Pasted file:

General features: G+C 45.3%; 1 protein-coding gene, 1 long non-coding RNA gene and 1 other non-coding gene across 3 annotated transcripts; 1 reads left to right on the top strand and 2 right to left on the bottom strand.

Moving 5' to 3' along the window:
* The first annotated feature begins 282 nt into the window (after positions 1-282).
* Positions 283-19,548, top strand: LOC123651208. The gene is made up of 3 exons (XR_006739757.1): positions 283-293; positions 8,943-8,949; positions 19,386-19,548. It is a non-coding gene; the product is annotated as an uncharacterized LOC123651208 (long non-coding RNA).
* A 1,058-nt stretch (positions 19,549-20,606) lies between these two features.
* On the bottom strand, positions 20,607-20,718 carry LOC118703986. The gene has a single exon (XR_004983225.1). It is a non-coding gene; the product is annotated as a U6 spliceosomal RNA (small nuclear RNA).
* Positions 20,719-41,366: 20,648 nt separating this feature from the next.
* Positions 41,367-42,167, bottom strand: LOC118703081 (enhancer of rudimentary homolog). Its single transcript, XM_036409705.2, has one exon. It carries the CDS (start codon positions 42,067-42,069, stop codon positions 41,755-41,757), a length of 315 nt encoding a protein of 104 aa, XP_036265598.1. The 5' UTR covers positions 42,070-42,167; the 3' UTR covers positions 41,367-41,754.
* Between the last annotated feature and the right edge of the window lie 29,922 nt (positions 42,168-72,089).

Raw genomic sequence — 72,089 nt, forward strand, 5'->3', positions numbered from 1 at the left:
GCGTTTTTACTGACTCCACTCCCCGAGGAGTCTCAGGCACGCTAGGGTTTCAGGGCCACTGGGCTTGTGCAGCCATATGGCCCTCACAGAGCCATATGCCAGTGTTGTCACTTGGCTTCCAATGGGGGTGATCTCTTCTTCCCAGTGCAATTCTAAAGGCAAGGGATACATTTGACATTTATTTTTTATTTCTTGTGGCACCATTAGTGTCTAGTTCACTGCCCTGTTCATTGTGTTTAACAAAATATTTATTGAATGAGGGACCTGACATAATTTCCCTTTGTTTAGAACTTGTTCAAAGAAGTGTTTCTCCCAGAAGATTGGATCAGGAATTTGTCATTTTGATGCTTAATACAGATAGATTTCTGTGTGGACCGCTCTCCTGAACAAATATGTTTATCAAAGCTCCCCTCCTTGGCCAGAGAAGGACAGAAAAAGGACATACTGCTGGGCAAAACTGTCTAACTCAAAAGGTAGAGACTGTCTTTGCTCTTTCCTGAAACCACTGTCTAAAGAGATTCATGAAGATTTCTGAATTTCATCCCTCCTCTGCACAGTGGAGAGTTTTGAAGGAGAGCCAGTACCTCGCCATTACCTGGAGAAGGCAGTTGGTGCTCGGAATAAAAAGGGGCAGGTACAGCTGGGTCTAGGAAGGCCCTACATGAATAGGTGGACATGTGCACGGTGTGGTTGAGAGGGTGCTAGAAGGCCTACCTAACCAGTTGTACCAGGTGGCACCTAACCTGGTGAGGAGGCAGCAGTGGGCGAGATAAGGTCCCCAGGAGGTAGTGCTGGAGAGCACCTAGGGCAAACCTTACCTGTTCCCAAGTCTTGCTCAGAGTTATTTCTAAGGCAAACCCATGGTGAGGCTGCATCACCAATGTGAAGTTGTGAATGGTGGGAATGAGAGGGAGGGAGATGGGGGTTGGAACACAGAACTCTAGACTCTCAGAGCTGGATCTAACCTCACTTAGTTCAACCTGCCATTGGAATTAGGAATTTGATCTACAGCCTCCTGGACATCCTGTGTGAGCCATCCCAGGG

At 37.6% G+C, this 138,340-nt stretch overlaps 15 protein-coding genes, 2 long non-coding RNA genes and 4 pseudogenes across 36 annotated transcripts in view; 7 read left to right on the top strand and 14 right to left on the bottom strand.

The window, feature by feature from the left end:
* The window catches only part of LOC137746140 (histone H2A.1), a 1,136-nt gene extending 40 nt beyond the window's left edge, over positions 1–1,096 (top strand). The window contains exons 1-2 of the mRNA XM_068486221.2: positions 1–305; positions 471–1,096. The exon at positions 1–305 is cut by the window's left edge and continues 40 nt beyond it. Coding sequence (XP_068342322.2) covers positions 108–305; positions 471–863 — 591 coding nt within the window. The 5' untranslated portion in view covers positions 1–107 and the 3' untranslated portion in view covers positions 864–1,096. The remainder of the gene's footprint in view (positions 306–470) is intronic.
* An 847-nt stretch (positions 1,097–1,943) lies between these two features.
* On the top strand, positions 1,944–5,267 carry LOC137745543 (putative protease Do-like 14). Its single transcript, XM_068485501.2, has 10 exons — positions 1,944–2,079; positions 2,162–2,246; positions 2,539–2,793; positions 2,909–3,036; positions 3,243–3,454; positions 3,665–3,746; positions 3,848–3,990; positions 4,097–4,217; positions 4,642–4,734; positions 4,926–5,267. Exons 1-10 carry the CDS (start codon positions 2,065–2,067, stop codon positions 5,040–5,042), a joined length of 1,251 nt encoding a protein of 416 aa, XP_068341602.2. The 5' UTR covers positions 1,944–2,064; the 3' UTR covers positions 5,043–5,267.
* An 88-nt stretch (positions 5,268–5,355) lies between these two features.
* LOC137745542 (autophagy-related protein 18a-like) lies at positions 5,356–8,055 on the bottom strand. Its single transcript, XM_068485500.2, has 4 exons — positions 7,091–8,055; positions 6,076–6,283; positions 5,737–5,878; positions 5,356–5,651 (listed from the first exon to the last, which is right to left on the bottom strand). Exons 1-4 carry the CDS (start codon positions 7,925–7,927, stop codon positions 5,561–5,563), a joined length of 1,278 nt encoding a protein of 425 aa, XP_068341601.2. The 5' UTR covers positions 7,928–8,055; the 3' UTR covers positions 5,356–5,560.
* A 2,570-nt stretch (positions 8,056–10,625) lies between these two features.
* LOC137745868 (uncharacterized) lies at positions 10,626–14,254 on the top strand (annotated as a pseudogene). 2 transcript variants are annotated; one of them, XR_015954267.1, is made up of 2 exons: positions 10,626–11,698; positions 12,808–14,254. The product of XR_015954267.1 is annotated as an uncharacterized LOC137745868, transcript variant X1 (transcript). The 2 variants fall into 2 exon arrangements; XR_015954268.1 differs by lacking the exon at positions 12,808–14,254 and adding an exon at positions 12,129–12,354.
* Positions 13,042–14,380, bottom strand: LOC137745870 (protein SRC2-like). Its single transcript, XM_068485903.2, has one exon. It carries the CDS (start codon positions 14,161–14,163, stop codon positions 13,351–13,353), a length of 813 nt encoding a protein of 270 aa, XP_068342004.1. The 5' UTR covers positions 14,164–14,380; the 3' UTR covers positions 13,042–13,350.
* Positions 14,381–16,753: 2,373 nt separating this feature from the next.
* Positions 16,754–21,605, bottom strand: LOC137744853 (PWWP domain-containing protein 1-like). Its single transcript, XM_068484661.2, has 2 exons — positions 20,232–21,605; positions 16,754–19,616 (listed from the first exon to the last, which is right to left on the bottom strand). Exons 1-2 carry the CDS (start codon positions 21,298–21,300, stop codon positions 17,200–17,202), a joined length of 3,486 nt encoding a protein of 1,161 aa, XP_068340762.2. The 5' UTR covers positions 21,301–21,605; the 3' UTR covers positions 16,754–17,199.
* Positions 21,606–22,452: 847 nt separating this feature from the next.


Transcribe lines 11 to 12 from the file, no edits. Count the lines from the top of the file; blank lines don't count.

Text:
GCGTTTTTACTGACTCCACTCCCCGAGGAGTCTCAGGCACGCTAGGGTTTCAGGGCCACTGGGCTTGTGCAGCCATATGGCCCTCACAGAGCCATATGCCAGTGTTGTCACTTGGCTTCCAATGGGGGTGATCTCTTCTTCCCAGTGCAATTCTAAAGGCAAGGGATACATTTGACATTTATTTTTTATTTCTTGTGGCACCATTAGTGTCTAGTTCACTGCCCTGTTCATTGTGTTTAACAAAATATTTATTGAATGAGGGACCTGACATAATTTCCCTTTGTTTAGAACTTGTTCAAAGAAGTGTTTCTCCCAGAAGATTGGATCAGGAATTTGTCATTTTGATGCTTAATACAGATAGATTTCTGTGTGGACCGCTCTCCTGAACAAATATGTTTATCAAAGCTCCCCTCCTTGGCCAGAGAAGGACAGAAAAAGGACATACTGCTGGGCAAAACTGTCTAACTCAAAAGGTAGAGACTGTCTTTGCTCTTTCCTGAAACCACTGTCTAAAGAGATTCATGAAGATTTCTGAATTTCATCCCTCCTCTGCACAGTGGAGAGTTTTGAAGGAGAGCCAGTACCTCGCCATTACCTGGAGAAGGCAGTTGGTGCTCGGAATAAAAAGGGGCAGGTACAGCTGGGTCTAGGAAGGCCCTACATGAATAGGTGGACATGTGCACGGTGTGGTTGAGAGGGTGCTAGAAGGCCTACCTAACCAGTTGTACCAGGTGGCACCTAACCTGGTGAGGAGGCAGCAGTGGGCGAGATAAGGTCCCCAGGAGGTAGTGCTGGAGAGCACCTAGGGCAAACCTTACCTGTTCCCAAGTCTTGCTCAGAGTTATTTCTAAGGCAAACCCATGGTGAGGCTGCATCACCAATGTGAAGTTGTGAATGGTGGGAATGAGAGGGAGGGAGATGGGGGTTGGAACACAGAACTCTAGACTCTCAGAGCTGGATCTAACCTCACTTAGTTCAACCTGCCATTGGAATTAGGAATTTGATCTACAGCCTCCTGGACATCCTGTGTGAGCCATCCCAGGG

At 37.6% G+C, this 138,340-nt stretch overlaps 15 protein-coding genes, 2 long non-coding RNA genes and 4 pseudogenes across 36 annotated transcripts in view; 7 read left to right on the top strand and 14 right to left on the bottom strand.